The infinity heart was a design that Brandi created herself,  because she couldn’t find an existing design that she liked.  At first the heart and the infinity symbol were intended to both be vinyl,  but Brandi decided to add a little bling to the design by creating the infinity symbol from rhinestones instead.   Templates were created using a Silhouette Cameo.   Sticky flock with hotflex tape was used for the rhinestone template.  The vinyl is Siser Easyweed.  The vinyl was pressed to the ear using a heat press set at 310 degrees.  It only needed to be tacked in place, so it was only pressed for a few seconds.  The rhinestones required that the temperature on the heat press be bumped up to 325 degrees and required a press time of 25 seconds.

The other ear has a vinyl monogram featuring the initials of both Brandi and her husband.It was created offset in two layers.  It was pressed at 310 degrees to tack it into place and then pressed for a full 22 seconds to secure it to the Dumble.  Please keep in mind that pressing temperatures will vary based on the type of vinyl used for the project.

Finally,  Brandi added the jaunty bow around Mr. Dumble’s neck as the finishing touch.   The bow was created using ribbon and floral wire.   The first step was to fold the ribbon end over end and then twisting floral wire around the middle of the folded ribbon to hold the bundle together.  Then the ribbon was fluffed until it achieved the desired fullness.  After that,  a longer piece was cut to go around the Dumble’s neck,  using a noose like loop.   Additional floral wire secured the bow to the loop for the neck.  The wire was trimmed as short as it could be to match the length of the ribbons. Once the wire was trimmed,  the bow was slipped over the neck,  and the ends of the ribbon were trimmed to a length that suited the size of the Dumble.

This is a great design for an anniversary or wedding gift,  and would be a treasured memento for any couple.   It also goes to show that vinyl and rhinestones can be an elegant way to decorate a Cubbie.

To see more of Brandi Womack’s work,  visit MommaWombatCreations on Facebook.

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Customer Spotlight: G. Barner Quilts

CS_G.BarnerQuiltsName:  Greg Barner

Business Name:  G. Barner Quilts

Website:  www.gbarnerquilts.com

Greg Barner creates fabulous quilts in a variety of styles.  His work is bursting with color and geometric shapes.  Visit his site, www.gbarnerquilts.com to see a wonderful gallery of his work.  You can see a small selection of his wonderful quilts in the picture gallery in the middle of this post.  He also instructs and gives classes in the art of quilting.  Here’s what he had to say about his craft,  the industry and why he uses EnMart products.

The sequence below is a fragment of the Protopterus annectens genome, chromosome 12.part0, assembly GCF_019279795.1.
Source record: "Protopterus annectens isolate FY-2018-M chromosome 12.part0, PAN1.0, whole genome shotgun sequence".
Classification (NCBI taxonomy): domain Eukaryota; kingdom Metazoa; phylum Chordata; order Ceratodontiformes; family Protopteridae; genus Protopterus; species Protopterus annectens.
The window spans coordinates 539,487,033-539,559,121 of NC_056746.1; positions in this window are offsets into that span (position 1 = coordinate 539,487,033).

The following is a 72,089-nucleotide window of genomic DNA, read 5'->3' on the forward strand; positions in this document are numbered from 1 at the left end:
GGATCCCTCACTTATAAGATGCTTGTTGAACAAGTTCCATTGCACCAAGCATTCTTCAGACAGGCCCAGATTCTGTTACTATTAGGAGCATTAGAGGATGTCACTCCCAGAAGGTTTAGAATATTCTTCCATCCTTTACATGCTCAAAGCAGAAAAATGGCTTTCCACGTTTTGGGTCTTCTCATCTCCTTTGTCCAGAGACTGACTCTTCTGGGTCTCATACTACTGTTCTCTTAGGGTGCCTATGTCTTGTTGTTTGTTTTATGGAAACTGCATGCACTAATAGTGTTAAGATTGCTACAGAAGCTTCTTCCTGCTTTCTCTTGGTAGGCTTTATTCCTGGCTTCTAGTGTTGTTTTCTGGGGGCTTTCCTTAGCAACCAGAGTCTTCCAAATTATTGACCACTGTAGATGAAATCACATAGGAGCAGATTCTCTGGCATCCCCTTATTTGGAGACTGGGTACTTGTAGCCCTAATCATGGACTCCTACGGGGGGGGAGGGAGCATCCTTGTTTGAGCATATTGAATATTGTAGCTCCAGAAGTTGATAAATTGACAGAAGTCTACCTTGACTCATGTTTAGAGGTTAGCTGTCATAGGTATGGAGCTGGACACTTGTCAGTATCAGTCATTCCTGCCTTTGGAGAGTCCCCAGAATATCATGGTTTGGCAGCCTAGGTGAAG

What do you like best about what you do?

GB: I started quilting fourteen years ago when I needed something to do that was creative, mathematical and involved problem solving.  Quilting fit the bill.  When my mother retired she took up quilting for others and I would help once in a while. When I neared retirement I knew I needed something to fill my spare time so I took up quilting with the intention of seeing how good I could get and doing some instructing.  I continue to work at getting better and I have done quite a bit of instructing around the area.

What is the biggest challenge you face in your work?

GB: I like the challenge of learning new techniques and patterns,  but I also like creating my own patterns,  especially abstract patterns.  In fourteen years of quilting I have not lost interest in learning more.

What do you think is the biggest challenge facing your industry as a whole?

GB: There are a lot of quilters in Michigan,  especially Northern Michigan.  The biggest challenge is to continue to grow as an industry,  involving more people in quilting,  particularly the younger generation. Another major challenge is cost,  mainly the cost of fabric which continues to increase.  If the pattern continues it will make it difficult for some people to continue because they can’t afford the fabric.

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Were you always creative?  Did you make things as a child?

GB: I have always been doing something creative.  Growing up I was involved in vocal music and drama as well as sports.  I taught elementary school for forty years and tried to be as creative as possible in my approach.

Was there a mentor or someone in your field that helped you when you were starting out?

GB: My quilting is mainly self taught (trial and error a lot of the time). I do have an extensive library of quilting books and magazines for ideas. I have found shop owners and other quilters very willing to help me improve.

What one tip would you give people starting out in your field?

GB: I would encourage people starting out to pick smaller and simpler projects to learn with.  This would allow a person to experience more techniques in a shorter time and perhaps with less frustration.

What are your goals for your business?

GB: My goals for the future are to continue to experiment with new patterns and techniques.   I would like to create more of my own patterns.

What products sold by EnMart do you use most, and why?